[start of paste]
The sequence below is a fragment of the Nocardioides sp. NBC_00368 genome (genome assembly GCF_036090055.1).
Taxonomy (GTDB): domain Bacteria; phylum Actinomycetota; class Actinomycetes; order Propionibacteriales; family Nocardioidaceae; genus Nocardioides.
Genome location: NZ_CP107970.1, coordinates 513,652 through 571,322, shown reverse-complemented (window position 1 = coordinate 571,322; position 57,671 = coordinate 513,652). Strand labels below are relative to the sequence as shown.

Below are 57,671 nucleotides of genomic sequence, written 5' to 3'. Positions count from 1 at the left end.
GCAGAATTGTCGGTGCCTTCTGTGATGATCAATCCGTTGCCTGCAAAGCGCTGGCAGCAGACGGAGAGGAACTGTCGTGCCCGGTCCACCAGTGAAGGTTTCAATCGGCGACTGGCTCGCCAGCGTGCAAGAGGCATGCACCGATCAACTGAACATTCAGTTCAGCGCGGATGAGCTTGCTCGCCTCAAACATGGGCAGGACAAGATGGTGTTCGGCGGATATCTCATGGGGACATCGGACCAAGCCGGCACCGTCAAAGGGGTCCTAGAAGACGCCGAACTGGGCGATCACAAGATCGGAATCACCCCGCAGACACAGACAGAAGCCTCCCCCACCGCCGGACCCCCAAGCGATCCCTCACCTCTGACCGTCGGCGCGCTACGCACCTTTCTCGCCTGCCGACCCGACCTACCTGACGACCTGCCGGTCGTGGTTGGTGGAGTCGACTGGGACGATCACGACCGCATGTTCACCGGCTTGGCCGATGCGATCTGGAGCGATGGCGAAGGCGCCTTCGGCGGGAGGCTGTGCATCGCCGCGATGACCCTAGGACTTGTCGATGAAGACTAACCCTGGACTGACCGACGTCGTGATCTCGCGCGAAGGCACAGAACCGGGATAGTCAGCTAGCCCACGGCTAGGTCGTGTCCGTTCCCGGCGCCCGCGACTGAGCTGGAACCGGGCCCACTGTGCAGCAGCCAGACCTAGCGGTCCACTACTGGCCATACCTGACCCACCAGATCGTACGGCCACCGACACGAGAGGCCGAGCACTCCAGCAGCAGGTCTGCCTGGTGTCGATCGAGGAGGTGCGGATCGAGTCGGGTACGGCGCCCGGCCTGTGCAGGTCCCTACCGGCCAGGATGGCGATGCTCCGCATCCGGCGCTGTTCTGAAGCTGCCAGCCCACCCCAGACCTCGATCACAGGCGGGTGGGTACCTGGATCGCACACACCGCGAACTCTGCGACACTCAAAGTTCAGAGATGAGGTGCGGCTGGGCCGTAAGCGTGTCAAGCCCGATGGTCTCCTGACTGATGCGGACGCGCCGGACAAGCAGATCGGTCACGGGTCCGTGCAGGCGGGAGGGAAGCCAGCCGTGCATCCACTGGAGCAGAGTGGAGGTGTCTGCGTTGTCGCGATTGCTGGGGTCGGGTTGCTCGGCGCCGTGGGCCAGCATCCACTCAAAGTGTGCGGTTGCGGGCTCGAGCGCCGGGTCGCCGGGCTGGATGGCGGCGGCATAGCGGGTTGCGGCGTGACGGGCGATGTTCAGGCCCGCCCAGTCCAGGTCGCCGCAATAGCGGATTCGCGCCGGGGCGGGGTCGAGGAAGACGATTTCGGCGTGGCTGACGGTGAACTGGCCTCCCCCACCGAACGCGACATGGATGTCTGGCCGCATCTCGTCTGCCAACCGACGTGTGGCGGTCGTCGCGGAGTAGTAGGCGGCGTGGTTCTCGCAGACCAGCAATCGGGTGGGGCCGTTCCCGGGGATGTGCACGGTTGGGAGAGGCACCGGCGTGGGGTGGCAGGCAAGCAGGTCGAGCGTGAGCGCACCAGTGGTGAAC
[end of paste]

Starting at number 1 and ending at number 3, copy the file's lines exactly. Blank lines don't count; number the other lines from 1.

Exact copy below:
The sequence below is a fragment of the Nocardioides sp. NBC_00368 genome (genome assembly GCF_036090055.1).
Taxonomy (GTDB): domain Bacteria; phylum Actinomycetota; class Actinomycetes; order Propionibacteriales; family Nocardioidaceae; genus Nocardioides.
Genome location: NZ_CP107970.1, coordinates 513,652 through 571,322, shown reverse-complemented (window position 1 = coordinate 571,322; position 57,671 = coordinate 513,652). Strand labels below are relative to the sequence as shown.